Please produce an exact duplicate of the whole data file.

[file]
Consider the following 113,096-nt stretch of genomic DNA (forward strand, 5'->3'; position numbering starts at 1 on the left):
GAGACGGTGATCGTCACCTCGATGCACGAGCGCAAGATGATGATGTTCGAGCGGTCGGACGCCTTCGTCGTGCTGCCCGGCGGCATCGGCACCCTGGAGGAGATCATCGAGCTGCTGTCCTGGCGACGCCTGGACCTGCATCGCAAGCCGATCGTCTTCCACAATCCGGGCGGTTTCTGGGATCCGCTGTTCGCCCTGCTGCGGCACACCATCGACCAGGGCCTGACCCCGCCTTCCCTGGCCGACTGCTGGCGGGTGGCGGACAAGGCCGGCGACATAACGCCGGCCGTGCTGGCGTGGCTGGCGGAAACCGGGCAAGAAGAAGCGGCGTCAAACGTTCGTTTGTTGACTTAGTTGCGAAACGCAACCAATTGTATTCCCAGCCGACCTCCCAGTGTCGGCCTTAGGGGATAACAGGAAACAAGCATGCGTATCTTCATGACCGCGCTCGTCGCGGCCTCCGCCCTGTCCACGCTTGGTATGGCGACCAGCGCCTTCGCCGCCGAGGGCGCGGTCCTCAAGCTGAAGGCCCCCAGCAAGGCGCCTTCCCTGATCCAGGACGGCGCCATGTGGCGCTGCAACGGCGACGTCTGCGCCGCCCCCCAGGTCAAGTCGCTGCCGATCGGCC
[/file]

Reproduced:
Consider the following 113,096-nt stretch of genomic DNA (forward strand, 5'->3'; position numbering starts at 1 on the left):
GAGACGGTGATCGTCACCTCGATGCACGAGCGCAAGATGATGATGTTCGAGCGGTCGGACGCCTTCGTCGTGCTGCCCGGCGGCATCGGCACCCTGGAGGAGATCATCGAGCTGCTGTCCTGGCGACGCCTGGACCTGCATCGCAAGCCGATCGTCTTCCACAATCCGGGCGGTTTCTGGGATCCGCTGTTCGCCCTGCTGCGGCACACCATCGACCAGGGCCTGACCCCGCCTTCCCTGGCCGACTGCTGGCGGGTGGCGGACAAGGCCGGCGACATAACGCCGGCCGTGCTGGCGTGGCTGGCGGAAACCGGGCAAGAAGAAGCGGCGTCAAACGTTCGTTTGTTGACTTAGTTGCGAAACGCAACCAATTGTATTCCCAGCCGACCTCCCAGTGTCGGCCTTAGGGGATAACAGGAAACAAGCATGCGTATCTTCATGACCGCGCTCGTCGCGGCCTCCGCCCTGTCCACGCTTGGTATGGCGACCAGCGCCTTCGCCGCCGAGGGCGCGGTCCTCAAGCTGAAGGCCCCCAGCAAGGCGCCTTCCCTGATCCAGGACGGCGCCATGTGGCGCTGCAACGGCGACGTCTGCGCCGCCCCCCAGGTCAAGTCGCTGCCGATCGGCC